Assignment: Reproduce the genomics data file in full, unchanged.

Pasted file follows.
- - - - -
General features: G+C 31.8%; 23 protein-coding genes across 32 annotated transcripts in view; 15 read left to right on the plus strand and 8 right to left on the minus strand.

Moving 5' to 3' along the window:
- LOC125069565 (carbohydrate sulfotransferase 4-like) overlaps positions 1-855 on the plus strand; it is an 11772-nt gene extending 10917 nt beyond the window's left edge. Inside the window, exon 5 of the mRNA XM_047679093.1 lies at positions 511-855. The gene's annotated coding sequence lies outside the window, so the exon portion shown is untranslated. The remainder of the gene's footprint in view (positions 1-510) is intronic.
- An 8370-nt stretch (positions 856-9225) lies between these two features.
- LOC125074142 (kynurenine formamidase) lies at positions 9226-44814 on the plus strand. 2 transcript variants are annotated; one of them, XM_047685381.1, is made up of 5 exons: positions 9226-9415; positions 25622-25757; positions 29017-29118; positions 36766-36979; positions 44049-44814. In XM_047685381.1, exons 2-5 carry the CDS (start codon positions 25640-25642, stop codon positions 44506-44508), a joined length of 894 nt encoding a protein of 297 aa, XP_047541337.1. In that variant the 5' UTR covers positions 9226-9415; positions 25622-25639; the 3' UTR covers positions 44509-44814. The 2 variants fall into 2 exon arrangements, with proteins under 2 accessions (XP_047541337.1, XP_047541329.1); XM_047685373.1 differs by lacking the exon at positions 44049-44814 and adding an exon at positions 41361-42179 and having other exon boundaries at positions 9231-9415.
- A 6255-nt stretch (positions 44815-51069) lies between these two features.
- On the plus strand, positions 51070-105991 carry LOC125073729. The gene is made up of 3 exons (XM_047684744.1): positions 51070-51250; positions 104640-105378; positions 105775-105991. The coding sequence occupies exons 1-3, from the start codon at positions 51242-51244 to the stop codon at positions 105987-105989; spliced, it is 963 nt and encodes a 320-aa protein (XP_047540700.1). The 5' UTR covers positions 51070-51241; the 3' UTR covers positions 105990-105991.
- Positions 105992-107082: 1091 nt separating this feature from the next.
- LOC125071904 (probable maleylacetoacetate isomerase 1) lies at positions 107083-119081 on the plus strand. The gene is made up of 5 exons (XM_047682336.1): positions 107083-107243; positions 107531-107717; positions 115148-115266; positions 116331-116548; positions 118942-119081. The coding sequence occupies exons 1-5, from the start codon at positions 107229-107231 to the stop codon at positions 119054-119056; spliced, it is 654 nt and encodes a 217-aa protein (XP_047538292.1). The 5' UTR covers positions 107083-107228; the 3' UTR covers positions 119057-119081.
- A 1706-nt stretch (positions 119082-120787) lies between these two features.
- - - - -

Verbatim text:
General features: G+C 31.8%; 23 protein-coding genes across 32 annotated transcripts in view; 15 read left to right on the plus strand and 8 right to left on the minus strand.

Moving 5' to 3' along the window:
- LOC125069565 (carbohydrate sulfotransferase 4-like) overlaps positions 1-855 on the plus strand; it is an 11772-nt gene extending 10917 nt beyond the window's left edge. Inside the window, exon 5 of the mRNA XM_047679093.1 lies at positions 511-855. The gene's annotated coding sequence lies outside the window, so the exon portion shown is untranslated. The remainder of the gene's footprint in view (positions 1-510) is intronic.
- An 8370-nt stretch (positions 856-9225) lies between these two features.
- LOC125074142 (kynurenine formamidase) lies at positions 9226-44814 on the plus strand. 2 transcript variants are annotated; one of them, XM_047685381.1, is made up of 5 exons: positions 9226-9415; positions 25622-25757; positions 29017-29118; positions 36766-36979; positions 44049-44814. In XM_047685381.1, exons 2-5 carry the CDS (start codon positions 25640-25642, stop codon positions 44506-44508), a joined length of 894 nt encoding a protein of 297 aa, XP_047541337.1. In that variant the 5' UTR covers positions 9226-9415; positions 25622-25639; the 3' UTR covers positions 44509-44814. The 2 variants fall into 2 exon arrangements, with proteins under 2 accessions (XP_047541337.1, XP_047541329.1); XM_047685373.1 differs by lacking the exon at positions 44049-44814 and adding an exon at positions 41361-42179 and having other exon boundaries at positions 9231-9415.
- A 6255-nt stretch (positions 44815-51069) lies between these two features.
- On the plus strand, positions 51070-105991 carry LOC125073729. The gene is made up of 3 exons (XM_047684744.1): positions 51070-51250; positions 104640-105378; positions 105775-105991. The coding sequence occupies exons 1-3, from the start codon at positions 51242-51244 to the stop codon at positions 105987-105989; spliced, it is 963 nt and encodes a 320-aa protein (XP_047540700.1). The 5' UTR covers positions 51070-51241; the 3' UTR covers positions 105990-105991.
- Positions 105992-107082: 1091 nt separating this feature from the next.
- LOC125071904 (probable maleylacetoacetate isomerase 1) lies at positions 107083-119081 on the plus strand. The gene is made up of 5 exons (XM_047682336.1): positions 107083-107243; positions 107531-107717; positions 115148-115266; positions 116331-116548; positions 118942-119081. The coding sequence occupies exons 1-5, from the start codon at positions 107229-107231 to the stop codon at positions 119054-119056; spliced, it is 654 nt and encodes a 217-aa protein (XP_047538292.1). The 5' UTR covers positions 107083-107228; the 3' UTR covers positions 119057-119081.
- A 1706-nt stretch (positions 119082-120787) lies between these two features.